In the insurance business, everyone's headed into the hinterland. But the cost of every new branch can bite deeply. Here's how going Open Source helped ING Life save over Rs 8 crore (US$1.7 million) and funded its expansion plans.
The Rupali Restaurant is pretty much last place you would expect to find life insurance. But this ramshackle roadside pit stop in Bhubaneswar, Orissa, is an excellent location for ING Life to sell insurance: in recent years the dhaba has got so popular that a chowk had been named after it.
But this was not going to be an easy endeavor. “They only had two desktops. The place operated without air conditioners, coolers or even a UPS,” recalls Ravishankar Subramanian, director-IT and corporate services. Also, at 20 percent of a new branch's cost, IT was the second largest chunk and limited the insurer's ability to provide facilities and still keep costs low.
The project was halted during the insurance industry's peak season between January to March. The three-month gap gave Subramanian's team a chance to proactively spot issues and resolved them.
Even after the adding the costs of travel for the implementation and onsite support and training, Subramanian has still saved the company a truck load of money.
According to a 2007 IIMS Dataworks survey only 27 percent of paid workers in rural areas had insurance, compared to the 47 percent penetration in more urban regions. “Also, competition in the rural hinterlands is low compared to the metros where all players exercise their muscle. We feel that a high growth potential exists in rural and semi urban areas,” adds Ashwin B., COO, ING Life Insurance
Opening a Window of Opportunity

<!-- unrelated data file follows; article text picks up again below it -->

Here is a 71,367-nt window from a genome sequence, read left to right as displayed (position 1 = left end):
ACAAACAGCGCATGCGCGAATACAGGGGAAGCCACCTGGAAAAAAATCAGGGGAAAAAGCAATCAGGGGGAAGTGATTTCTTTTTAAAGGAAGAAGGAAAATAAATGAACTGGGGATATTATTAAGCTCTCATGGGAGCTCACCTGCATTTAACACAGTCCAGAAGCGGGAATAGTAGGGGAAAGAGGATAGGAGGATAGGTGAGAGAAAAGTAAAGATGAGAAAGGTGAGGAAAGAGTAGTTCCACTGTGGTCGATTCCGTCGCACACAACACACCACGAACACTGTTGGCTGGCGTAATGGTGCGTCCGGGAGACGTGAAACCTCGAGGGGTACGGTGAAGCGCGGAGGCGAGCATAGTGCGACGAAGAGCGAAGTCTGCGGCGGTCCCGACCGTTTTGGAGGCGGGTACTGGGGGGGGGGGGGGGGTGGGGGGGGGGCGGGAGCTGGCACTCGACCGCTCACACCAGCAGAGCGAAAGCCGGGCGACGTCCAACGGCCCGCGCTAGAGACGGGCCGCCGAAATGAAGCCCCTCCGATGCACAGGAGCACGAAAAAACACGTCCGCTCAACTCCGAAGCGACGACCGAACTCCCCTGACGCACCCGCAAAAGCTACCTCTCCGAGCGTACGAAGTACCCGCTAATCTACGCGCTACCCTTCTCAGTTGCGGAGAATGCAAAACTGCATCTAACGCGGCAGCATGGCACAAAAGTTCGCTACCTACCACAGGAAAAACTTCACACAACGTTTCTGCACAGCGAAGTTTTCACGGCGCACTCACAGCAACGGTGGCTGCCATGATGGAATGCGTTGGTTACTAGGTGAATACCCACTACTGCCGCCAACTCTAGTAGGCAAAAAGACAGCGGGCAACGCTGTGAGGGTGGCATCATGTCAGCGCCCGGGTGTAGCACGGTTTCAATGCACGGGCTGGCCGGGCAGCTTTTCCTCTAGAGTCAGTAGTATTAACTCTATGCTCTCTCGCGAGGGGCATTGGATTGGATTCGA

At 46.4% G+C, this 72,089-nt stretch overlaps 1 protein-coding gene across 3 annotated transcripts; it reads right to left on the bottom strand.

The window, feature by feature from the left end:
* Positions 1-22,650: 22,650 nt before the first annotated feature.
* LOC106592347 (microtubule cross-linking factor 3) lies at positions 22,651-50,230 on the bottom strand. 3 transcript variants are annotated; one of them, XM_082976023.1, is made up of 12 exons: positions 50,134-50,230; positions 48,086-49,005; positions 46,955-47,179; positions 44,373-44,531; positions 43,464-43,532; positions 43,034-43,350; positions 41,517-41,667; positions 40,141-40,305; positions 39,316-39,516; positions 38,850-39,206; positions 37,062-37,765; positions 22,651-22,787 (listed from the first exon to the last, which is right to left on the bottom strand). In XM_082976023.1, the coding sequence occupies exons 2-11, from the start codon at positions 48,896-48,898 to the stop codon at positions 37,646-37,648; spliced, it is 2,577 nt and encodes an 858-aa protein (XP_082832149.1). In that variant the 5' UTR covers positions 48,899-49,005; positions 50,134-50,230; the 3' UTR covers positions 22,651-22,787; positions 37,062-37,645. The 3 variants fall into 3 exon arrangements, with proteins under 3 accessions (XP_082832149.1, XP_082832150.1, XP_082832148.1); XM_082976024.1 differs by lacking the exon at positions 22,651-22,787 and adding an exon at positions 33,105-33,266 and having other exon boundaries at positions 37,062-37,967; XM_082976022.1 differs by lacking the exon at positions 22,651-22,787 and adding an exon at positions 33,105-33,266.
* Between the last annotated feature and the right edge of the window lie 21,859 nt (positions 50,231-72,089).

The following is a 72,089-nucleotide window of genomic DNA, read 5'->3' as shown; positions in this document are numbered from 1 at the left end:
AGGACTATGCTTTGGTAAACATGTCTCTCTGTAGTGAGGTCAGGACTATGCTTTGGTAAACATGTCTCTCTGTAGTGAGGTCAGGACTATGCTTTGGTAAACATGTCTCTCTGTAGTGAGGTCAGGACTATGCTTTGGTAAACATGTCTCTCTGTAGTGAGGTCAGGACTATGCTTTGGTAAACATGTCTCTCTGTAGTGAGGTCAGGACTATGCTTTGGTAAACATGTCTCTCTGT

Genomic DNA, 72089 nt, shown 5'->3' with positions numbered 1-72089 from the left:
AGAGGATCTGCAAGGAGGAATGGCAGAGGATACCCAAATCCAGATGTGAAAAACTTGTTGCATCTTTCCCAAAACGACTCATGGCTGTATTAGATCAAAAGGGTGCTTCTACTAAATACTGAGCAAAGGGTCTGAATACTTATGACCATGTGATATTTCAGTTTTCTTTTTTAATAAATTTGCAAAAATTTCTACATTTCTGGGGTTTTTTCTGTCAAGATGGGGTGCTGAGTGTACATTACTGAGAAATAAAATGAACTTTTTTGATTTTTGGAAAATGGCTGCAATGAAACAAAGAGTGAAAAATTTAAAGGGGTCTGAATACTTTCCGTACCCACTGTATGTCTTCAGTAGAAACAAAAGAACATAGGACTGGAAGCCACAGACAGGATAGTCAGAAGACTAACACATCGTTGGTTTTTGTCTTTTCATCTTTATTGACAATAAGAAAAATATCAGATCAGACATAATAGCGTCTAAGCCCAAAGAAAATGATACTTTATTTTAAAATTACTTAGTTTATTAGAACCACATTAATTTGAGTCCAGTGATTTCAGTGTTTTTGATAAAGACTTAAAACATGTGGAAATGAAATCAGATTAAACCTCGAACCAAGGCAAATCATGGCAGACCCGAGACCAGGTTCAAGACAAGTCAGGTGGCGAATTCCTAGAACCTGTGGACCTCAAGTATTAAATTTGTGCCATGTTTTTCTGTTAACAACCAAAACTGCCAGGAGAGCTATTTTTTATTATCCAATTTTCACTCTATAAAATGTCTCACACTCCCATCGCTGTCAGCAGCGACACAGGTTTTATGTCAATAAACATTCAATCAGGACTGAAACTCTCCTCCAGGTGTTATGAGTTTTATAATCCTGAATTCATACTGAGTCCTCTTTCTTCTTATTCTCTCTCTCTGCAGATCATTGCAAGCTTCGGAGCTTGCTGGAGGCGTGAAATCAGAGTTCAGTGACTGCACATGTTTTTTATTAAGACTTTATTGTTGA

If Subramanian wanted to contribute to the rural push, he knew he would have to lower the cost of setting up branches by attacking IT infrastructure. Some IT optimization had already been done for him. But hardware was a modest cost-reduction target and delivered short-term tactical gains. In order to achieve longer term benefits, Subramanian wanted to target software costs. That's when he decided to present a SUSE Linux Enterprise Desktop (SLED) plan to the senior brass in Hong Kong.
It would also allow each desktop to pay for itself in seven years. Going Open Source dramatically reduced the Rs 85,000 ING Life was paying Microsoft for every PC running Windows XP over a six year period.
With the success of the pilot, Subramanian felt confident of embarking on a final roll out. And he did it quickly. Between June and December of 2008, ING Life moved 1,200 of its 2,000 desktops to Open Source.
Getting On With the Program
“When I first heard of the migration, I was very apprehensive. I thought the cultural shift would be very hard,” says Venkat Reddy Peddolla, deputy manager, customer service, Secunderabad, ING Life. “My biggest fear was adapting to a whole new range of changes. My level of technical expertise isn't very high. Making adjustments to Linux was a big deal.”
To ensure he didn't become another failure statistic, Subramanian put together a multi-pronged strategy to ensure that the project, now in the air, stayed there. He did was to ensured that users, enterprise wide, knew that management backed the Open Source push. And he found the strongest communication channels within the organization to spread the word: he sought management's help to communicate the vision of the change.